Department of Defense (DoD) Comptroller Robert F. Hale told the Senate Committee on Homeland Security and Governmental Affairs this week that the department is “on track to achieve audit readiness for all our financial statements by 2017.”
Testifying with senior financial management leaders of the military departments, Hale outlined the audit strategy designed to meet DoD’s auditability goals and detailed progress made to date.
Hale said DoD’s strategy concentrates on elements “that most often influence our decision making—namely budgetary dollars and the existence and completeness of property records.” First, DoD identifies major budget processes (e.g., funds distribution, military and civilian pay, etc.) that are documented and evaluated, he said. Then, controls are tested and an independent accounting firm performs an evaluation before proceeding to audit, Hale explained. DoD has set interim goals and has regularly reported progress to the Congress through Financial Improvement and Audit Readiness (FIAR) reports, Hale emphasized.
Hale said that DoD’s progress toward audit readiness has been significantly hindered by budgetary turmoil. DoD has had to plan for five potential government shutdowns and executed one 16-day shutdown last year, he said. The department has had to cope with two six-month continuing resolutions, a furlough, and is constantly planning and replanning budgets, he added. Sequestration (automatic across-the-board cuts) has led to severe budget cuts exacerbated wartime funding shortfalls, Hale said.
This budgetary turmoil has also “seriously damaged the morale of our civilian workforce, including those who work audit issues” and has “degraded military readiness,” Hale lamented. He urged the committee to help to stop this turmoil if they are serious about achieving audit readiness.
In spite of these serious challenges DoD has made significant progress toward achieving audit readiness, Hale said. He cited the major accomplishment by the Marine Corps in receiving a clean opinion on its Schedule of Budgetary Activity for FY2012, verified by two independent auditors. He emphasized that the Marine Corps expects to achieve a similar result in 2013.
Hale said that the entire DoD has been determined “ready for audit on our funds distribution process.” This is critical, he stressed, because “it provides verification that we are distributing funds in a manner fully consistent with the laws Congress passes.”
Hale said the controls for the Defense Civilian Personnel Data System (DCPDS) has received a clean audit opinion. He cited the accomplishments by the Defense Finance and Accounting Service (DFAS) in achieving favorable opinions for systems and processes for military and civilian pay and their standard disbursing service, which covers over half of DOD’s total disbursing activity.
He highlighted the Navy’s clean opinion on civilian pay and travel expenses, the Air Force’s clean opinion on processes for reconciling fund balance with the Treasury, and the Army’s completion of an examination of funds accounted for in its accounting system as significant examples of DoD’s progress toward achieving audit readiness.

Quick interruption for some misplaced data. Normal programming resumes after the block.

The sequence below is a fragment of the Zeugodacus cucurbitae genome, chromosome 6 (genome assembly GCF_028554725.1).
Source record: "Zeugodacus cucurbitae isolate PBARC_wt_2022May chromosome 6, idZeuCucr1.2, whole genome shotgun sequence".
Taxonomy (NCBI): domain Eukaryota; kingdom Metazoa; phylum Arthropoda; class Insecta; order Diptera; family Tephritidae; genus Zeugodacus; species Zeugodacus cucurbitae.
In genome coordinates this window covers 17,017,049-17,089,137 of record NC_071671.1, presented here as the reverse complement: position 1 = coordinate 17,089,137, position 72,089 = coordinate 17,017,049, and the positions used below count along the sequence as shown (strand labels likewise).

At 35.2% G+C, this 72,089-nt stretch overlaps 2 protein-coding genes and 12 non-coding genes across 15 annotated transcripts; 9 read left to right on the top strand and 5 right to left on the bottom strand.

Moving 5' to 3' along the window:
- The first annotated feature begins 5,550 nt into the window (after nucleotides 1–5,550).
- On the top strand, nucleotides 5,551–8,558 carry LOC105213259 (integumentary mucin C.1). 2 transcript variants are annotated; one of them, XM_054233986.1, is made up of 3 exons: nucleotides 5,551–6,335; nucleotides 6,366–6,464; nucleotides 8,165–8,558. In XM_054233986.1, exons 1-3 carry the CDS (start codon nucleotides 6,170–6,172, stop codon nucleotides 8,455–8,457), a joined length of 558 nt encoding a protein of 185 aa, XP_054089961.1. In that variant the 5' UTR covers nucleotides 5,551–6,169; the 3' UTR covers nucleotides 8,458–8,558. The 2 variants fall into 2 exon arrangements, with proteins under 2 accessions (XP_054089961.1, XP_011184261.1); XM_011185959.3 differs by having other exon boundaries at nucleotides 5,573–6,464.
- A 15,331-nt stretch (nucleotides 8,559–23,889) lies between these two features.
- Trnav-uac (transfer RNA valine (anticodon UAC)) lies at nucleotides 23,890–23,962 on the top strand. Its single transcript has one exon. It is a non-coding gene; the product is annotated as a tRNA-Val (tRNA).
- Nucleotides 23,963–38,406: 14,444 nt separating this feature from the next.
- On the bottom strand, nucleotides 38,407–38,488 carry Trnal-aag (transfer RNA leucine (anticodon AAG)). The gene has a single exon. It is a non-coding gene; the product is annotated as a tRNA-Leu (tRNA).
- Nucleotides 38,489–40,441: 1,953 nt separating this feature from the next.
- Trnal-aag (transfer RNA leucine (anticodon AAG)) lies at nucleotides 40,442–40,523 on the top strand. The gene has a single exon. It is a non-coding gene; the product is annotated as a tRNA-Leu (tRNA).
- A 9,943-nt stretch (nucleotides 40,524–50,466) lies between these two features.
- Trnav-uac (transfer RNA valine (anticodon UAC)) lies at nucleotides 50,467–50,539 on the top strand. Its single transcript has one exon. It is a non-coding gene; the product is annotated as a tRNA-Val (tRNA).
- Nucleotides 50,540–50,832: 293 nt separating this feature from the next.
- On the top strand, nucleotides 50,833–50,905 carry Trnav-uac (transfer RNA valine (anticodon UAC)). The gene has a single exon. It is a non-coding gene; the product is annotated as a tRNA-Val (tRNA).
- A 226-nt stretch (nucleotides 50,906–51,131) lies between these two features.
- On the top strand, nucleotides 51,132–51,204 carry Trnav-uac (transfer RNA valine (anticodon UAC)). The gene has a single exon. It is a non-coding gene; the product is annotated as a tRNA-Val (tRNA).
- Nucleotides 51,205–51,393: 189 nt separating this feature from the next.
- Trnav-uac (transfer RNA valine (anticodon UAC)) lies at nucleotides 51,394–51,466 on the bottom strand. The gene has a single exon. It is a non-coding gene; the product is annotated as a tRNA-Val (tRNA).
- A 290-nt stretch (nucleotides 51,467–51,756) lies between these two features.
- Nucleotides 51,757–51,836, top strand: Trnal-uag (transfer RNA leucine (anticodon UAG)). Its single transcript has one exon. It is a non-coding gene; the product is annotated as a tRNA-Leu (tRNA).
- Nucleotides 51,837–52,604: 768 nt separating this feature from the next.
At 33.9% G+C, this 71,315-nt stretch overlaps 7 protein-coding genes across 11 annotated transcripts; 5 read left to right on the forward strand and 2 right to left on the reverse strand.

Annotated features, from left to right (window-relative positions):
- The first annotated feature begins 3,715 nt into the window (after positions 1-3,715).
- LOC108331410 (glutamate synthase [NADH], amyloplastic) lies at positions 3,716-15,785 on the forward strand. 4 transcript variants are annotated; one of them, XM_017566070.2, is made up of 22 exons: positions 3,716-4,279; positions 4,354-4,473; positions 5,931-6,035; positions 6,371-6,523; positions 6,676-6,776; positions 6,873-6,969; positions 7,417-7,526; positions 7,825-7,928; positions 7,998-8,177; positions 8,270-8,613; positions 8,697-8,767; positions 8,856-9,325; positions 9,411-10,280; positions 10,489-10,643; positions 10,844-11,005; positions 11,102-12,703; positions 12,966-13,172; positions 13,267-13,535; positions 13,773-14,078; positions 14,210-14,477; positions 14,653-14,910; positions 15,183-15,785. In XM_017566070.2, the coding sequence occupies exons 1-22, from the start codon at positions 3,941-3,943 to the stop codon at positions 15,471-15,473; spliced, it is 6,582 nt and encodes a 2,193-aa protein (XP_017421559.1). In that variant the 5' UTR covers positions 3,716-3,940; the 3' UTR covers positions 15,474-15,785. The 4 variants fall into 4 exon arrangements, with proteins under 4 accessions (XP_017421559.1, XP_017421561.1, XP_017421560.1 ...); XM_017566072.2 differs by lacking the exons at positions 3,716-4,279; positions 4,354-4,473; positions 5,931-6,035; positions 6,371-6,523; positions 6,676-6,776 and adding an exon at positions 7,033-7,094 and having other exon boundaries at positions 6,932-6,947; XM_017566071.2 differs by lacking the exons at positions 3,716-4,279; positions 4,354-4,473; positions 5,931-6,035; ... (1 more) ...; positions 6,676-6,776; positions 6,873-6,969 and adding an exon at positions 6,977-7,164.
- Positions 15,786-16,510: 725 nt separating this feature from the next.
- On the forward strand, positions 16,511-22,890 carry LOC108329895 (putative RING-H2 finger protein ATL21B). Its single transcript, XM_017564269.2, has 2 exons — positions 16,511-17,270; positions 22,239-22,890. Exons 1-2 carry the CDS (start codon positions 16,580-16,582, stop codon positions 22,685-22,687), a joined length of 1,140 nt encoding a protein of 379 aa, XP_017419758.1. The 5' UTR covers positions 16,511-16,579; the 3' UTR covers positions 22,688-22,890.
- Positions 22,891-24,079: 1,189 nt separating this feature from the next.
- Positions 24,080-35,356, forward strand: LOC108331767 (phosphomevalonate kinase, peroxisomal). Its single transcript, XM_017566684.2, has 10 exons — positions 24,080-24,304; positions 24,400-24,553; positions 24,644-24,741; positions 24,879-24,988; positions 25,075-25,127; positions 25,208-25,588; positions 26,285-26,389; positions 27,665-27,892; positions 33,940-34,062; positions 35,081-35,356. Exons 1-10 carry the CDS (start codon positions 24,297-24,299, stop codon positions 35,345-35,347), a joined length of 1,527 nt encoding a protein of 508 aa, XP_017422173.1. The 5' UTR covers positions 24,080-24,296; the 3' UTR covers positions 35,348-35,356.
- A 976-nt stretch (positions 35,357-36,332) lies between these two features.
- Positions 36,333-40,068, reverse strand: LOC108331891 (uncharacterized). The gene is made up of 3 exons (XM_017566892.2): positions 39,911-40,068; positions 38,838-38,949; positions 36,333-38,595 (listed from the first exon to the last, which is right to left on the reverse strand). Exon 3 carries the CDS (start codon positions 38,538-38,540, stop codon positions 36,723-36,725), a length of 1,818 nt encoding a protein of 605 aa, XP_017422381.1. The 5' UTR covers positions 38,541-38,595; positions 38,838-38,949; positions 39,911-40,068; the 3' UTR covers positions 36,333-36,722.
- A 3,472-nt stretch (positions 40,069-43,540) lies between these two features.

Hale acknowledged that DoD still has work to do to improve business practices and systems, especially since the deadline for the next major goal—achieving audit-ready budget statements—is September 2014. He said he expects that most budget statements will be “ready for audit” by the end of FY2014. However, he cautioned that because of the continuing budgetary turmoil some may not be quite ready for audit by that date.
Because the Marine Corps audit showed that it is not possible to produce historical documentation quickly enough for auditors’ needs, DoD will focus on current-year budget activity and transactions, Hale said. This approach is the best and most cost-effective way ahead, he emphasized. And, he said, both the Government Accountability Office (GAO) and the DoD Inspector General agree,
Hale said meeting the September 2014 goal will be an” important step” to achieving audit readiness. He emphasized that Secretary Hagel has committed his full support. Earlier this year, Hagel recognized the Marine Corps and several other DoD organizations for progress in meeting audit readiness goals. At that time Hagel said “we want to be in a position to comply with the promises that we’ve made to the Congress and the American people that we would be audit-ready and audit-compliant, and we’re moving toward that, and every step we make, every accomplishment we achieve does that.”
Producing auditable SBAs will eventually yield auditable SBRs, which are the only “financial statements” that make sense for federal agencies (like the DOD)that run on budgets (which would be all of them…)
For an explanation, see the article: “Should the Federal Government Continue Its Pursuit of Proprietary Financial Statements?” in the current issue (Spring 2014) of the AGA Journal of Government Financial Management. (You received a copy if you’re a member of AGA.)
Unfortunately, the drumbeat to also produce, by the end of fiscal 2017, private-sector-style balance sheets and income statements (which DON’T makes sense for the DOD or any other federal agency, because none of them are “businesses”)continues.
[…] DoD leaders have stressed that the department is on track to meet the 2017 goal. The FY2016 DoD budget overview emphasizes that “DoD Leadership is committed to achieving audit ready financial statements by the end of FY 2017.” The overview provides a detailed description of the various programs in place to ensure the department meets that goal. A press release on the FY21016 budget stated that “during 2015, 90 percent of Defense resources have budget statements under audit.” […]